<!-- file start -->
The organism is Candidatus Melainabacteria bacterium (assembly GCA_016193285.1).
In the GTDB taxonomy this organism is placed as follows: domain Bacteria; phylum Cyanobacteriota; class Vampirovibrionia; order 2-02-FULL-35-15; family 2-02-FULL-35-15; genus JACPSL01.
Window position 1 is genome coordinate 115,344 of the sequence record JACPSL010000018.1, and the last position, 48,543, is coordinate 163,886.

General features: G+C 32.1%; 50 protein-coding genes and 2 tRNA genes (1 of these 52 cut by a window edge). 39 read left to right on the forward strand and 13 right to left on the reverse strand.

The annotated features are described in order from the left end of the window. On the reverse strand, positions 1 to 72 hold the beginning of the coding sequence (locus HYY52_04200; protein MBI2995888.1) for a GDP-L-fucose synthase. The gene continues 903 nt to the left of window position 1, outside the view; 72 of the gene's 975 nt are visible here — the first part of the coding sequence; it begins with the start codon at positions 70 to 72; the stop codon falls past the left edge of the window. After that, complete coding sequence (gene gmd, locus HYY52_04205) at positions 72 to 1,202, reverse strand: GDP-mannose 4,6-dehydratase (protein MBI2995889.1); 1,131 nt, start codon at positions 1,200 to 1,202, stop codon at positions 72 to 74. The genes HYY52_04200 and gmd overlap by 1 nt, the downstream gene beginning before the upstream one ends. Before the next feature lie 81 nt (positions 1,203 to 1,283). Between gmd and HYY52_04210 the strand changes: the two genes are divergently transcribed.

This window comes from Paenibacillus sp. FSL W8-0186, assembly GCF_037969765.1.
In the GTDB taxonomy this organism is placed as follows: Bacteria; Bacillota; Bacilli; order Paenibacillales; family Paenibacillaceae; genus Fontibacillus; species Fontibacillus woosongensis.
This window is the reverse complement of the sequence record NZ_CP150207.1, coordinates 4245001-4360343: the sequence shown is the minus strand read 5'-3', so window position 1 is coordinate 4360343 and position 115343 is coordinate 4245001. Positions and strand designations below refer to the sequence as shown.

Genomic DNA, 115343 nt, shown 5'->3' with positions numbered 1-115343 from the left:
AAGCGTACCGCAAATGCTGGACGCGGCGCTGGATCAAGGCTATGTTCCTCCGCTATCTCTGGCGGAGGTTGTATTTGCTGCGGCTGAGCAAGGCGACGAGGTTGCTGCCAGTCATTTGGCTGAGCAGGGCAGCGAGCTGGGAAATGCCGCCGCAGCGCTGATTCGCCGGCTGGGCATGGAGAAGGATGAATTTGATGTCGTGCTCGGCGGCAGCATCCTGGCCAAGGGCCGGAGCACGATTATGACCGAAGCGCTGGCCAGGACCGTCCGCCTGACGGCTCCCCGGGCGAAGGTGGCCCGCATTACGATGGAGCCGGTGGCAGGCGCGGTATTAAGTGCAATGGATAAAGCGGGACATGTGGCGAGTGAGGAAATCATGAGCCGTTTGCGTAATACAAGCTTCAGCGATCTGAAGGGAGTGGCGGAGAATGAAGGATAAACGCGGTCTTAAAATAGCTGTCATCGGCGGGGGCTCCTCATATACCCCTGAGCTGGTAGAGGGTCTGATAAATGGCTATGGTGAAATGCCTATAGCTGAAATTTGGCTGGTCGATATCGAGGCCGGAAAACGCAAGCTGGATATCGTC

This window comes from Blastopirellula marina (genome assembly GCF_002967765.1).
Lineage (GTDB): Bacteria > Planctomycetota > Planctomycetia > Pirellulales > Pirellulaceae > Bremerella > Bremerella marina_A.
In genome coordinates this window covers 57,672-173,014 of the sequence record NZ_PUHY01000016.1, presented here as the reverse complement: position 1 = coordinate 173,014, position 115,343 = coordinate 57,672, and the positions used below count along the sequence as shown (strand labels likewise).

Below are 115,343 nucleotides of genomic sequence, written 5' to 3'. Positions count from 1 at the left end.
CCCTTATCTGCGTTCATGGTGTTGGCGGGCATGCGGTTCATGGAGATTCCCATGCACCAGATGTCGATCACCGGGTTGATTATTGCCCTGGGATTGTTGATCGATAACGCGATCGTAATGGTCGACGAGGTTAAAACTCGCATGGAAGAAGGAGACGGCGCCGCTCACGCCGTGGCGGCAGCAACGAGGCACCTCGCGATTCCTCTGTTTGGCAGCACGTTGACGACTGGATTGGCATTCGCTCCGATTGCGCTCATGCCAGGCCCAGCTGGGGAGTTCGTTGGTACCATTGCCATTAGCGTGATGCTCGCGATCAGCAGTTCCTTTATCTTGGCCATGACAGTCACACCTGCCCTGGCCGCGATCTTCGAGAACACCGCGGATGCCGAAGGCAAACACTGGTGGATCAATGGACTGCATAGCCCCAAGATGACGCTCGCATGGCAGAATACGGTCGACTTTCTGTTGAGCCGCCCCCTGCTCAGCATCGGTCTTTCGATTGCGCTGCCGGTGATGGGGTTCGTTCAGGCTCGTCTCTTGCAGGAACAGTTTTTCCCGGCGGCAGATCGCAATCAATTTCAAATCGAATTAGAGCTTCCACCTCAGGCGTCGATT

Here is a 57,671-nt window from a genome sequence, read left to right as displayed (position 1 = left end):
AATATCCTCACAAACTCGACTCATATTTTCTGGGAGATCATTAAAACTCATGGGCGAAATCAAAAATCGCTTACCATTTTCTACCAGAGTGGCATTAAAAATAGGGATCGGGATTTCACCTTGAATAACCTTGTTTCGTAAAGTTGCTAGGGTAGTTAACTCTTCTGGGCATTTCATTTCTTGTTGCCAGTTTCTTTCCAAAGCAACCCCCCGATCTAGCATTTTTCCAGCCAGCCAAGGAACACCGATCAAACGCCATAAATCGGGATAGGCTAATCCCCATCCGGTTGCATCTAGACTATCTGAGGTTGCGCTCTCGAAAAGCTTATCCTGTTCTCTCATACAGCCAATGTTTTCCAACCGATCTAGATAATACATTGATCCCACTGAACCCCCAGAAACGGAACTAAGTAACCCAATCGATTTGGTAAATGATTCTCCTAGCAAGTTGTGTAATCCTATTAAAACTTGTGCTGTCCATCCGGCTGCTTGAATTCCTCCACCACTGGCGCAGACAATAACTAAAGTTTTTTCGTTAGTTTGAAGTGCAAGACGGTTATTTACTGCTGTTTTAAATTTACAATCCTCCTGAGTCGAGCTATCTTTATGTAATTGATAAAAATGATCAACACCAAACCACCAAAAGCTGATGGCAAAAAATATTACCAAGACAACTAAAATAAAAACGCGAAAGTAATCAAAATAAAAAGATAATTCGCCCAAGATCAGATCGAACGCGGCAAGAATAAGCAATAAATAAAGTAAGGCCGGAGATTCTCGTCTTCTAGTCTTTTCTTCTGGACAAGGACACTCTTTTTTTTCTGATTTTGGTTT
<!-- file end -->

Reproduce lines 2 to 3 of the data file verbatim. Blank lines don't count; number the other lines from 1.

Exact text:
In the GTDB taxonomy this organism is placed as follows: domain Bacteria; phylum Cyanobacteriota; class Vampirovibrionia; order 2-02-FULL-35-15; family 2-02-FULL-35-15; genus JACPSL01.
Window position 1 is genome coordinate 115,344 of the sequence record JACPSL010000018.1, and the last position, 48,543, is coordinate 163,886.